Tuesday, October 01, 2013

Lion Rock 8: On Opposition, Factions and James Madison

* This is my article yesterday in thelobbyist.biz.
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When people are free, diversity and spontaneity among them is to be expected. Some will have very high ambition and would employ the most efficient ways to achieve things and accomplish more. Others will be less ambitious or less efficient and would settle for lesser economic and social accomplishment, in exchange for a less stressful, less complicated life. Social inequality is a natural result and it is not to be feared nor demonized by free people.

Certain sectors of society though would not look kindly at this situation and would device ways via government coercion to limit if not control such diversity and inequality in society. Political groups and factions are created and their size and influence will grow in direct proportion to the degree of coercion and intervention to be exercised by government.

Democracy and the philosophy of majority rule is supposed to address animosities among competing factions and political groups in society. How should it be done?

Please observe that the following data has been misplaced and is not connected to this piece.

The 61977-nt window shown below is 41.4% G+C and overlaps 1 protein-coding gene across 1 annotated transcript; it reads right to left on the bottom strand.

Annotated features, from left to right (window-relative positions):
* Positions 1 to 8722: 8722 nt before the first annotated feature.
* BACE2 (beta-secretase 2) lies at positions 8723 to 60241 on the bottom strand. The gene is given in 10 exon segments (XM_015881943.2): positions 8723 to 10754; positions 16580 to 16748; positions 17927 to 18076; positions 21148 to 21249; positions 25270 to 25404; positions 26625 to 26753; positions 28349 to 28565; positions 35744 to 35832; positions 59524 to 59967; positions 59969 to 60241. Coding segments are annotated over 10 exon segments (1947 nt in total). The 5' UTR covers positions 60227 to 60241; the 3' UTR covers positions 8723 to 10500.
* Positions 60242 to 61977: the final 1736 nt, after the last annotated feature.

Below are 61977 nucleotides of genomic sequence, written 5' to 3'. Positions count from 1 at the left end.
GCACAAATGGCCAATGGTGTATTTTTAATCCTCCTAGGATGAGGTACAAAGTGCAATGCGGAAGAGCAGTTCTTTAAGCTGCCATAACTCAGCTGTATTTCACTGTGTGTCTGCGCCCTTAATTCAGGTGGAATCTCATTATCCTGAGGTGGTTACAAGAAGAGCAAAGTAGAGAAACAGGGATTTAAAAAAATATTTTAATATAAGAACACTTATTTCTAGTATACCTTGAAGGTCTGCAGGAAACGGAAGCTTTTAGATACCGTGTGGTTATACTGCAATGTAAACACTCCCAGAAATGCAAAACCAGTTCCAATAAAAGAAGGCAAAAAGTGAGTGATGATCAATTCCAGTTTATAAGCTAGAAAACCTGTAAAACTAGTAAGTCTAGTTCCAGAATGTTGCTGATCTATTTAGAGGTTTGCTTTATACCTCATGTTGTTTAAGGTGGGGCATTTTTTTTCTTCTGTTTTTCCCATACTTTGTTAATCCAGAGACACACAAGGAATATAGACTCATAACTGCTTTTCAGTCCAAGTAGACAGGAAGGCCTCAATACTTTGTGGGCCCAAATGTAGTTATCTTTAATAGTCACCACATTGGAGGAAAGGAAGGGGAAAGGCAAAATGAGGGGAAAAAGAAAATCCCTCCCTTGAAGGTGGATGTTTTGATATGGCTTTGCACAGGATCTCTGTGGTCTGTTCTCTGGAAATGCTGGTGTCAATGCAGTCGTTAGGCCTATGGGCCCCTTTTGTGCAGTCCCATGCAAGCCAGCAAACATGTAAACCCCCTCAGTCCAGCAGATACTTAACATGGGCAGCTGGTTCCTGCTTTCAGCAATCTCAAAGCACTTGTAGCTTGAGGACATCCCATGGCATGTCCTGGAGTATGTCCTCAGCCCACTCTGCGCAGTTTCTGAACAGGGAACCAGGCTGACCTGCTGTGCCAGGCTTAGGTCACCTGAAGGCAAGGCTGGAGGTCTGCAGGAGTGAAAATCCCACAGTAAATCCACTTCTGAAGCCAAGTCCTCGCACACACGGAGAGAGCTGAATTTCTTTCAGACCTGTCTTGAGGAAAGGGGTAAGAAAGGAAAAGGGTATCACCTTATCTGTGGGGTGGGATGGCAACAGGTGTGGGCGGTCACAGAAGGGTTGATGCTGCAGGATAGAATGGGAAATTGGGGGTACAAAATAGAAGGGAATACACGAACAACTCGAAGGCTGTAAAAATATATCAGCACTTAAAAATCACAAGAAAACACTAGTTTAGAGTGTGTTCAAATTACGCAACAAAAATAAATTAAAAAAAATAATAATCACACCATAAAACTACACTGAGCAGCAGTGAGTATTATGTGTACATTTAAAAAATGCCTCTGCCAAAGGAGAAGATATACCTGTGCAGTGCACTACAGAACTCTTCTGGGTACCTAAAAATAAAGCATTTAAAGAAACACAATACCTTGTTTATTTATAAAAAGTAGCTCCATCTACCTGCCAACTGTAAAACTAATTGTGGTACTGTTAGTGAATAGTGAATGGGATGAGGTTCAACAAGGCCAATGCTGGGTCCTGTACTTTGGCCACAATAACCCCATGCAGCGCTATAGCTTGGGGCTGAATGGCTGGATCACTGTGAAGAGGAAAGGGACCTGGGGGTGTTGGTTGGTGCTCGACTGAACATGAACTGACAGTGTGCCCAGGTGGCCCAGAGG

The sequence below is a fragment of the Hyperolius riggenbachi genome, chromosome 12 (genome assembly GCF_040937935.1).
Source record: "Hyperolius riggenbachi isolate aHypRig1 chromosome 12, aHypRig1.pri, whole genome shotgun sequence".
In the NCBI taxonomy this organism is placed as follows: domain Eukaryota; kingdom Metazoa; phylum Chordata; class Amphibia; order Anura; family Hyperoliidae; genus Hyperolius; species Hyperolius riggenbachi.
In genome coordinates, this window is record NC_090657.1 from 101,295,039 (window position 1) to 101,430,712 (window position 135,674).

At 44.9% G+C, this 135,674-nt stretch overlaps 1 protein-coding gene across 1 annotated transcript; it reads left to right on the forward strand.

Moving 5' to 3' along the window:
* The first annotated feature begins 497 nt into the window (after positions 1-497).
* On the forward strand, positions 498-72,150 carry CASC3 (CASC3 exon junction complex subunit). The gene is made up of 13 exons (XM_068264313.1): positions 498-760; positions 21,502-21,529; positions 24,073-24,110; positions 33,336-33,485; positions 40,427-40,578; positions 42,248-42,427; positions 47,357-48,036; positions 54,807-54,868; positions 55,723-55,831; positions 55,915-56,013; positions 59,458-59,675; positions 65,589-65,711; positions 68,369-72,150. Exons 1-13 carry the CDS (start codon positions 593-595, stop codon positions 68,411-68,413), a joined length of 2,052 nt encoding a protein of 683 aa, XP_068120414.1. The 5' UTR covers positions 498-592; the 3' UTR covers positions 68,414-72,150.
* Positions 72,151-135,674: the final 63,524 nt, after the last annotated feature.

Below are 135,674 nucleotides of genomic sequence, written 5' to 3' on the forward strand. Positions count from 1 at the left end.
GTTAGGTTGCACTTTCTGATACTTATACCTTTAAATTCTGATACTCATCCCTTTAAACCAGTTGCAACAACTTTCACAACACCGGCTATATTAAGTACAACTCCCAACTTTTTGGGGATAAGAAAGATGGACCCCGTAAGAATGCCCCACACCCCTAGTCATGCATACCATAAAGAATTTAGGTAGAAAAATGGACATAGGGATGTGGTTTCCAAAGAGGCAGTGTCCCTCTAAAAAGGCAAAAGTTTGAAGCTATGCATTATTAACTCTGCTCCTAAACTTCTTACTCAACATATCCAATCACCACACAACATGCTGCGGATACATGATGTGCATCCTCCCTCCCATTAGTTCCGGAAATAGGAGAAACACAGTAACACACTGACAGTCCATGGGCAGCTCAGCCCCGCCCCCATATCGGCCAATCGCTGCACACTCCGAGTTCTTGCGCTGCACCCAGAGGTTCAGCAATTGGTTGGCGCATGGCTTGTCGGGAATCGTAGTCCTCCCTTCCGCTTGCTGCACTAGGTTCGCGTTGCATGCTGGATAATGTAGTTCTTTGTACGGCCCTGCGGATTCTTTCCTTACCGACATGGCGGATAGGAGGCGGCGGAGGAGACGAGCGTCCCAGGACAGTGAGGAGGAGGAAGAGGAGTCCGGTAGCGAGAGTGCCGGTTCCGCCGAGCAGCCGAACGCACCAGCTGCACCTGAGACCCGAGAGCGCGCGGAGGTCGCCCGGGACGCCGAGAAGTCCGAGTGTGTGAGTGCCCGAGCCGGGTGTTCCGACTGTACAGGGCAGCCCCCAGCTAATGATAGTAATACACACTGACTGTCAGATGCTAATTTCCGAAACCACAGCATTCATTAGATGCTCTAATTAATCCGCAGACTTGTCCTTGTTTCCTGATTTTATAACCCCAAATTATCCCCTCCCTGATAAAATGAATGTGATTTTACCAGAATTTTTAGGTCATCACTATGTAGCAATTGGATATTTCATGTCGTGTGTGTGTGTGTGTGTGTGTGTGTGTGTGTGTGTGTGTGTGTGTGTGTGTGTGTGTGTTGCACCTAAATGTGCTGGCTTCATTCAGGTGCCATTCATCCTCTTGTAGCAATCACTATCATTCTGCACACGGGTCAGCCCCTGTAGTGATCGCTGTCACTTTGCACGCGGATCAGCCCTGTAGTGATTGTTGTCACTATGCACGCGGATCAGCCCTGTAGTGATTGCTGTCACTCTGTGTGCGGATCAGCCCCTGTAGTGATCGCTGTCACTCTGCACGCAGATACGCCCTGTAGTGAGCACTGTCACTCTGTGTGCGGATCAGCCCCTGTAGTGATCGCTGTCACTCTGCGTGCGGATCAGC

This question will be explored by participants of the Reading Club Salon 2013, in a round table discussion this coming October 19, 2013 in Hong Kong. The event is sponsored by the Lion Rock Institute, Hong Kong’s first and only free market think tank. I will be one of the foreign participants of that discussion.

Among the materials that participants must read are The Federalist Papers, essays promoting the ratification of the US Constitution and were published between 1787-1788.

James Madison, among the fathers of the US Constitution and also served as the 4th US President  (1809-1817) wrote Federalist No. 10 (November 23, 1787), particularly on political factions. He said,